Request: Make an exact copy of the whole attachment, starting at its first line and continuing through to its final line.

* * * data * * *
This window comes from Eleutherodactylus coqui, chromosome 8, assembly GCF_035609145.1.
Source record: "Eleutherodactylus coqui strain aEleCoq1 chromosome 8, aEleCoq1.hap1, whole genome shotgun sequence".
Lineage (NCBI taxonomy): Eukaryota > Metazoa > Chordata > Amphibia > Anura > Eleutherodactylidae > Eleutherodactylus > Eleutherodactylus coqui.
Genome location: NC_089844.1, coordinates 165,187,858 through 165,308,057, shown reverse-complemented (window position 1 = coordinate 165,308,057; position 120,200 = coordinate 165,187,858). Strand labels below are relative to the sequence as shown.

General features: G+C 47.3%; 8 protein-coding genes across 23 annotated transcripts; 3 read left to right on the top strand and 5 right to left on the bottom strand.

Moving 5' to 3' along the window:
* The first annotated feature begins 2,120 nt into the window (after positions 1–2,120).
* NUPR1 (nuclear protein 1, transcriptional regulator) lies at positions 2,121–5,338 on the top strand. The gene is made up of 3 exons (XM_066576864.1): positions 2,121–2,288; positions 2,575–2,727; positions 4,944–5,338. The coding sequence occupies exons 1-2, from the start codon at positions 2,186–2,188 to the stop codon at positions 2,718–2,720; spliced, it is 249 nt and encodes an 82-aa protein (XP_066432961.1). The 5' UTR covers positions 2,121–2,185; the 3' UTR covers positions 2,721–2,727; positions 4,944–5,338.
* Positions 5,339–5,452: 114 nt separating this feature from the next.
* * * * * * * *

This window comes from Eleutherodactylus coqui, chromosome 8, assembly GCF_035609145.1.
Source record: "Eleutherodactylus coqui strain aEleCoq1 chromosome 8, aEleCoq1.hap1, whole genome shotgun sequence".
Lineage (NCBI taxonomy): Eukaryota > Metazoa > Chordata > Amphibia > Anura > Eleutherodactylidae > Eleutherodactylus > Eleutherodactylus coqui.
Genome location: NC_089844.1, coordinates 165,187,858 through 165,308,057, shown reverse-complemented (window position 1 = coordinate 165,308,057; position 120,200 = coordinate 165,187,858). Strand labels below are relative to the sequence as shown.

General features: G+C 47.3%; 8 protein-coding genes across 23 annotated transcripts; 3 read left to right on the top strand and 5 right to left on the bottom strand.

Moving 5' to 3' along the window:
* The first annotated feature begins 2,120 nt into the window (after positions 1–2,120).
* NUPR1 (nuclear protein 1, transcriptional regulator) lies at positions 2,121–5,338 on the top strand. The gene is made up of 3 exons (XM_066576864.1): positions 2,121–2,288; positions 2,575–2,727; positions 4,944–5,338. The coding sequence occupies exons 1-2, from the start codon at positions 2,186–2,188 to the stop codon at positions 2,718–2,720; spliced, it is 249 nt and encodes an 82-aa protein (XP_066432961.1). The 5' UTR covers positions 2,121–2,185; the 3' UTR covers positions 2,721–2,727; positions 4,944–5,338.
* Positions 5,339–5,452: 114 nt separating this feature from the next.